Ethiopian NGO marks win as police reform ID rules

The move follows the High Court of Justice's nixing of police demanding that ID be produced without reasonable suspicion.

Police check the ID of a driver, at a checkpoint put in place during Israel's second lockdown, September 2020. (photo credit: AVSHALOM SASSONI/ MAARIV)
Police check the ID of a driver, at a checkpoint put in place during Israel's second lockdown, September 2020.
(photo credit: AVSHALOM SASSONI/ MAARIV)

Police are now operating under a new, reformed law enforcement policy for Ethiopian-Israeli citizens, in a victory for the Tebeka advocacy group.

In January almost a year ago, the High Court of Justice had ruled that the police cannot demand that Ethiopian-Israeli citizens produce identification cards without reasonable suspicion, essentially tossing a key part of law enforcement policy.

All three justices – High Court President Esther Hayut, Vice President Neal Hendel and Alex Stein – disapproved of the existing police policy of aggressively demanding identification from Ethiopians, even when there was no concrete criminal suspicion.

Stein went even further than Hayut and Hendel and said the entire rule relating to compelling citizens to produce their identification card was unconstitutional unless a different law relating to criminal suspicions came into play.

The court wrote at the time, “There is a suspicion that the authority will be used in an arbitrary way and will lead to the violation of human rights.”

High Court of Justice prepares for hearing on whether Prime Minister Benjamin Netanyahu can form the next government, May 3, 2020 (credit: COURTESY HIGH COURT OF JUSTICE)High Court of Justice prepares for hearing on whether Prime Minister Benjamin Netanyahu can form the next government, May 3, 2020 (credit: COURTESY HIGH COURT OF JUSTICE)

Frequently, police and other government agencies make only slight and non-substantive changes when given such orders by the High Court, so the proof will be seen in whether the new policy addresses the concerns before the court.

According to Tebeka CEO Tomer Marsha, the new police policy regarding identification is a sea change from the old one and should greatly improve life and law enforcement issues for Ethiopian-Israelis.

Under the new policy, police can only request identification if they have a reasonable suspicion that the individual in question fits into a specific list of potential legal issues, and if there is concrete potential information in the ID card that relates to the legal issue.

Some of the items in the list of legal issues, such as concern that an individual might violate the law against non-citizens illegally crossing into Israel (such as non-Jewish Eritreans and Sudanese) or a concern that a person is conducting themselves in a suspicious manner are still quite vague.

Yet, Marsha said the new policy is still a game-changer because until now when police unfairly accosted Ethiopian-Israelis, they claimed that they did not even need a reason.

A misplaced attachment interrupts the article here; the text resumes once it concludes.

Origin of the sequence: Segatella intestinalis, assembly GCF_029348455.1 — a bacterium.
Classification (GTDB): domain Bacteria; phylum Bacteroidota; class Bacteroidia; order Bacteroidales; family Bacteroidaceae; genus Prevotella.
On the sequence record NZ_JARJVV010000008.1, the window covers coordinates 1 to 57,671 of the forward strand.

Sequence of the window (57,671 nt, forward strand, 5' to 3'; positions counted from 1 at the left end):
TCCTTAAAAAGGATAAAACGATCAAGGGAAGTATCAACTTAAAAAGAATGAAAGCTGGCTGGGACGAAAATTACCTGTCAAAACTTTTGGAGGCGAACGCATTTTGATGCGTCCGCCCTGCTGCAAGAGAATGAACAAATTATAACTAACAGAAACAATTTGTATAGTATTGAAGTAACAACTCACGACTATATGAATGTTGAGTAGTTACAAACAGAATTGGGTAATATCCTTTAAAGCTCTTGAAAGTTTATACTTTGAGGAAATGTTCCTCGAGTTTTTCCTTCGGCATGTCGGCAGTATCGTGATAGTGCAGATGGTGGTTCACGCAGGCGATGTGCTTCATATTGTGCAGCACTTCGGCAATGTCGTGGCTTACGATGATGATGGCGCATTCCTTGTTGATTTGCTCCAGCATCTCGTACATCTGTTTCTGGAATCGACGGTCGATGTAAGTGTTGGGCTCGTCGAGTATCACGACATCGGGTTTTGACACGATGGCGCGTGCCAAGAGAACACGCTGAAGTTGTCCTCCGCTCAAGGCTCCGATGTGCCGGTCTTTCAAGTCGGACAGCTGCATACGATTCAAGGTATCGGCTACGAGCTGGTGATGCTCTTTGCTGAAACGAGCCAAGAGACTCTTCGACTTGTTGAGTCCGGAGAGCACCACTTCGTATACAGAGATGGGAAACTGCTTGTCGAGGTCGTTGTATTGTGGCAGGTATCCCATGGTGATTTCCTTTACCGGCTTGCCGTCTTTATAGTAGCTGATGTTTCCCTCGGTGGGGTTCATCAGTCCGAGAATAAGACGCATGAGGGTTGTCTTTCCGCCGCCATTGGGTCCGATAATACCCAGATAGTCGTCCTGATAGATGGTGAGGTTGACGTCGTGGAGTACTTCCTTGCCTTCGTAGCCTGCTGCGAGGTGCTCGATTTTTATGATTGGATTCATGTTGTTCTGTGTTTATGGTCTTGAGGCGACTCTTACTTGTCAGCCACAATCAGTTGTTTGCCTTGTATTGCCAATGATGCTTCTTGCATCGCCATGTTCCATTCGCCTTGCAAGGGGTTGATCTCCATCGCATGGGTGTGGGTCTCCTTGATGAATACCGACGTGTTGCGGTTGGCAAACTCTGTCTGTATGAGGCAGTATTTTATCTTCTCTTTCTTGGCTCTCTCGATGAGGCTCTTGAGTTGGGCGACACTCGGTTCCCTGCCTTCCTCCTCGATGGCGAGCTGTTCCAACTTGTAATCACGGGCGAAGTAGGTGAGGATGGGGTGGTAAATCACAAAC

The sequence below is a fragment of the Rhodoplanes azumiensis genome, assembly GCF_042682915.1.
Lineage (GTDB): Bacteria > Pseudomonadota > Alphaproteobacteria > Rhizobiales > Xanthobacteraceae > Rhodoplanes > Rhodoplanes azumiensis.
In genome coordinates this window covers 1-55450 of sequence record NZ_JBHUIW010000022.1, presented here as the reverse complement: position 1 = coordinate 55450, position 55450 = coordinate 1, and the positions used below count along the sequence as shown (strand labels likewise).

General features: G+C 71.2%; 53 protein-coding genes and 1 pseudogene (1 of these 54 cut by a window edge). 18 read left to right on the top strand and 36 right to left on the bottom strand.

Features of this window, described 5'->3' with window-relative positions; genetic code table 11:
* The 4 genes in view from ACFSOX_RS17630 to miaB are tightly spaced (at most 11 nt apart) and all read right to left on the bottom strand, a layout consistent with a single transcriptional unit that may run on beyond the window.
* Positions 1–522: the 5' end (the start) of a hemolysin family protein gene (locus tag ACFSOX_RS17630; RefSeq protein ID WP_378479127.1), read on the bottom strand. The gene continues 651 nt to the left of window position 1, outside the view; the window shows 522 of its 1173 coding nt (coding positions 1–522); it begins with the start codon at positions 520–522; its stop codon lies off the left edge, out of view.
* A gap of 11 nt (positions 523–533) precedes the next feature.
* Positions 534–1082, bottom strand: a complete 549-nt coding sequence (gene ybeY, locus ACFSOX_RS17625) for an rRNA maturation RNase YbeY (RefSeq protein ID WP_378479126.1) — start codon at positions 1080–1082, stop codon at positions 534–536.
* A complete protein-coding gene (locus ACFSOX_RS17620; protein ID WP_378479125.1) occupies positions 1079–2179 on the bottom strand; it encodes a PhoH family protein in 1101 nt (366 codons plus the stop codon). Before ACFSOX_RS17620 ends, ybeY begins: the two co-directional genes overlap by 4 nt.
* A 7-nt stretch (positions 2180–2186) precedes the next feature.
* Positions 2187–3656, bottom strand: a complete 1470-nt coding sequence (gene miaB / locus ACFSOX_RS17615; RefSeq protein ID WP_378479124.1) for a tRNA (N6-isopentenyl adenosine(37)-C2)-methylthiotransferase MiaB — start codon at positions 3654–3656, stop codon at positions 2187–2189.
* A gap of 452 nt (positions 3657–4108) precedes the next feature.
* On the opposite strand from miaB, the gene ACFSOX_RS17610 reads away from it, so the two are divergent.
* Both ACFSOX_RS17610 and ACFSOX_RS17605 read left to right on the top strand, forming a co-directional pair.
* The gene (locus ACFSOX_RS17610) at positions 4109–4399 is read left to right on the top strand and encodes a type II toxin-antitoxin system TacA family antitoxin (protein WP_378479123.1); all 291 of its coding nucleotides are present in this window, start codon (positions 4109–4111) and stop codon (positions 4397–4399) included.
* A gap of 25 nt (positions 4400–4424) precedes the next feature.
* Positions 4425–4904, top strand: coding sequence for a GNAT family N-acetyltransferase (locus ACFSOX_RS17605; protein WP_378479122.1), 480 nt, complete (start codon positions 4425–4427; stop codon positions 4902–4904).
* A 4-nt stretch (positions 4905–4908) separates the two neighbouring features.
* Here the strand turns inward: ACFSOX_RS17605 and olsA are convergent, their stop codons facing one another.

Now anytime a police official asks an Ethiopian-Israeli to identify him or her self, if they do not at least have a well thought out potential legal basis for doing so, they could get in trouble and any charges they might want to bring would be more likely dropped.

MOST IMPORTANTLY, the new policy puts the burden on the police to justify their law enforcement actions.

Although the policy is only coming to light now (the police initiated it in July but tried not to draw attention to it) and early reports from the field are encouraging, Marsha suggested reviewing the impact in the field after a year or so.

Technically, even the old rule from a year ago did not refer only to Ethiopians and could be used for any citizens.

However, in practice, the rule was developed in March 2019 to give police some cover for seeking identification from Ethiopians, but without appearing to be racist and while improving on previous policies which Ethiopians found even more oppressive.

Basically, the High Court’s message in January was that the March 2019 attempt to make police policies more friendly to Ethiopians was inadequate.

Rather, the majority opinion said police could only demand identification if there was a specific situation and a logical concrete need, but not simply to approach an Ethiopian on the street about whom there was no criminal suspicion.

Moreover, the police had argued that the rule allowing police to ask for identification also empowered them to ask certain questions about a person’s identity, telephone number and to perform certain reviews related to their record.

The High Court rejected these extensions and said that even where a police officer could ask for an identification card based on a specific and concrete need, they could not ask further questions or perform any reviews without an equally concrete additional criminal suspicion.

The attempted reform came during a period in which the Emi Palmor Committee (Palmor was then the Justice Ministry director-general) was exploring a wide variety of ways to improve treatment of Ethiopians, including in the law enforcement arena.

The justices added that part of what came out of the Palmor Committee was that any special law enforcement measures by police should have clear, neutral and mandatory criteria that would avoid abuse.

The Palmor Committee emerged out of a number of incidents of mistreatment by Ethiopians and a general criticism from the Ethiopian sector that the government ignored their needs.

She said the current police rules left too much discretion to police officials in the field, which in turn made abuse more likely.

Marsha added, “We were the first who noticed the harm when the police introduced the rule as if it was consistent with the Palmor Committee. We filed the petition because of the violation of human rights.”